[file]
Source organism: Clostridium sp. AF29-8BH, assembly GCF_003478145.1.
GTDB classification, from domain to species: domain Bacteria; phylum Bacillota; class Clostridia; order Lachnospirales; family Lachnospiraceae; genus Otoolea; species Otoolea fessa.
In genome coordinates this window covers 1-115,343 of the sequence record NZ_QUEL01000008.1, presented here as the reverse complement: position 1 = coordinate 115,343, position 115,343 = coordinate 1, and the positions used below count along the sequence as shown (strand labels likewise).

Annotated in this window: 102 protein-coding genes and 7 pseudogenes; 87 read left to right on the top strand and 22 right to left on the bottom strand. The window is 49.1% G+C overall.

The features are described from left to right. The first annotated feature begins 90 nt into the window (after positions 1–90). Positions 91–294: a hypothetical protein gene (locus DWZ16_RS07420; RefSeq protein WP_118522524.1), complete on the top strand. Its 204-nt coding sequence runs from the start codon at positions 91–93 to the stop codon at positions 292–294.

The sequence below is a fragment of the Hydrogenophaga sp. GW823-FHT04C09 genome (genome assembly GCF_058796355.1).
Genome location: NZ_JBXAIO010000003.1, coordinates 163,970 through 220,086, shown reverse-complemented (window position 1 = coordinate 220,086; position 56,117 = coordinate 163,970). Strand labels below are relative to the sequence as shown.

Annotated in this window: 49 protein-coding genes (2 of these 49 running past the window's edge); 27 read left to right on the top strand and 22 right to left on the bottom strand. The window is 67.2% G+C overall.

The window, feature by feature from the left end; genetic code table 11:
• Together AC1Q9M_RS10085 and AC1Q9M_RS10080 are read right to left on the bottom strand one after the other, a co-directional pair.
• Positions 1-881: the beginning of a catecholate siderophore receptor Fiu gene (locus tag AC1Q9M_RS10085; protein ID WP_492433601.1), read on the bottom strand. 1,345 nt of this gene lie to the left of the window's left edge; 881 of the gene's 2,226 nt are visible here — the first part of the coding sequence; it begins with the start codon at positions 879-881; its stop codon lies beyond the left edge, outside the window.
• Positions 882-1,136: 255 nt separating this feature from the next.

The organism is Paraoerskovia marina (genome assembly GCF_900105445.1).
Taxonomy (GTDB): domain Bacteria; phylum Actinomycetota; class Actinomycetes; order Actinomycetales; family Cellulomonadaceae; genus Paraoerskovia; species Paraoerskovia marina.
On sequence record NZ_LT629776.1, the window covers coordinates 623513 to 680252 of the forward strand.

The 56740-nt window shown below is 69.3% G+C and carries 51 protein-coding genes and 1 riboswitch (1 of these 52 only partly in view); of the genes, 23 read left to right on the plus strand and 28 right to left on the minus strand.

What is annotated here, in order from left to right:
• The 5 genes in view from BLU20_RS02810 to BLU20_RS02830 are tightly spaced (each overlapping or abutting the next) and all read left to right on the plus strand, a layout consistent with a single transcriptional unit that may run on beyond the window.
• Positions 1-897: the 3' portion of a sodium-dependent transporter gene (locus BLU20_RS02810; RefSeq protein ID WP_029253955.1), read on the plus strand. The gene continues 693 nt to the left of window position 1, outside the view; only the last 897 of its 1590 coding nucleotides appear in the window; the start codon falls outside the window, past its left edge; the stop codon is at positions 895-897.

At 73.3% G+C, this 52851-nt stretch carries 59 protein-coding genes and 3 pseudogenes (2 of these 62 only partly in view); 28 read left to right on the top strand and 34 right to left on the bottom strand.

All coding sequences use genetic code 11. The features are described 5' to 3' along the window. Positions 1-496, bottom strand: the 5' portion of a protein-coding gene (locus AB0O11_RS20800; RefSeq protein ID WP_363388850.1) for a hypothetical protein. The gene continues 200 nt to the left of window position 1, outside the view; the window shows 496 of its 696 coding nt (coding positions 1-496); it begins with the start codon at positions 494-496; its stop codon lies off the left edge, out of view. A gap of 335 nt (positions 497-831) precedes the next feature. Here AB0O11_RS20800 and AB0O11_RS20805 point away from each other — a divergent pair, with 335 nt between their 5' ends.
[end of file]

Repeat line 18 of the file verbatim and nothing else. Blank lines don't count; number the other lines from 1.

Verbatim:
• The 5 genes in view from BLU20_RS02810 to BLU20_RS02830 are tightly spaced (each overlapping or abutting the next) and all read left to right on the plus strand, a layout consistent with a single transcriptional unit that may run on beyond the window.